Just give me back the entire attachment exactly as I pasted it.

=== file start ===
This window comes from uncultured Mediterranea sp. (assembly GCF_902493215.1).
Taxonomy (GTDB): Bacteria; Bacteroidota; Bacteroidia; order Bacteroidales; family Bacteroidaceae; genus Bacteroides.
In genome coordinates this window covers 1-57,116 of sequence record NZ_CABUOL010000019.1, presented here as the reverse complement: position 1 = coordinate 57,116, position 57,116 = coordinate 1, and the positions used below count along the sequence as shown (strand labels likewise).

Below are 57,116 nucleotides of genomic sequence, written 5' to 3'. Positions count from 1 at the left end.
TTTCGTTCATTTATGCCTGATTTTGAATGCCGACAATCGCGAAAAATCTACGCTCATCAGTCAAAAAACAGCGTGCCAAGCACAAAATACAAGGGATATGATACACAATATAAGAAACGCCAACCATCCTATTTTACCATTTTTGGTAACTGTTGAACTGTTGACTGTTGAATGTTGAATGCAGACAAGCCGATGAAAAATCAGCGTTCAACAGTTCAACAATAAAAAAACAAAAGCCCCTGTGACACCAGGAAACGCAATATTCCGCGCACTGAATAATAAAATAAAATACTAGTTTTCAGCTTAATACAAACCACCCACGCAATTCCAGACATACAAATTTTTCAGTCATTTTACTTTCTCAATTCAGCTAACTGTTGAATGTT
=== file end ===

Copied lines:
This window comes from uncultured Mediterranea sp. (assembly GCF_902493215.1).
Taxonomy (GTDB): Bacteria; Bacteroidota; Bacteroidia; order Bacteroidales; family Bacteroidaceae; genus Bacteroides.
In genome coordinates this window covers 1-57,116 of sequence record NZ_CABUOL010000019.1, presented here as the reverse complement: position 1 = coordinate 57,116, position 57,116 = coordinate 1, and the positions used below count along the sequence as shown (strand labels likewise).

Below are 57,116 nucleotides of genomic sequence, written 5' to 3'. Positions count from 1 at the left end.
TTTCGTTCATTTATGCCTGATTTTGAATGCCGACAATCGCGAAAAATCTACGCTCATCAGTCAAAAAACAGCGTGCCAAGCACAAAATACAAGGGATATGATACACAATATAAGAAACGCCAACCATCCTATTTTACCATTTTTGGTAACTGTTGAACTGTTGACTGTTGAATGTTGAATGCAGACAAGCCGATGAAAAATCAGCGTTCAACAGTTCAACAATAAAAAAACAAAAGCCCCTGTGACACCAGGAAACGCAATATTCCGCGCACTGAATAATAAAATAAAATACTAGTTTTCAGCTTAATACAAACCACCCACGCAATTCCAGACATACAAATTTTTCAGTCATTTTACTTTCTCAATTCAGCTAACTGTTGAATGTT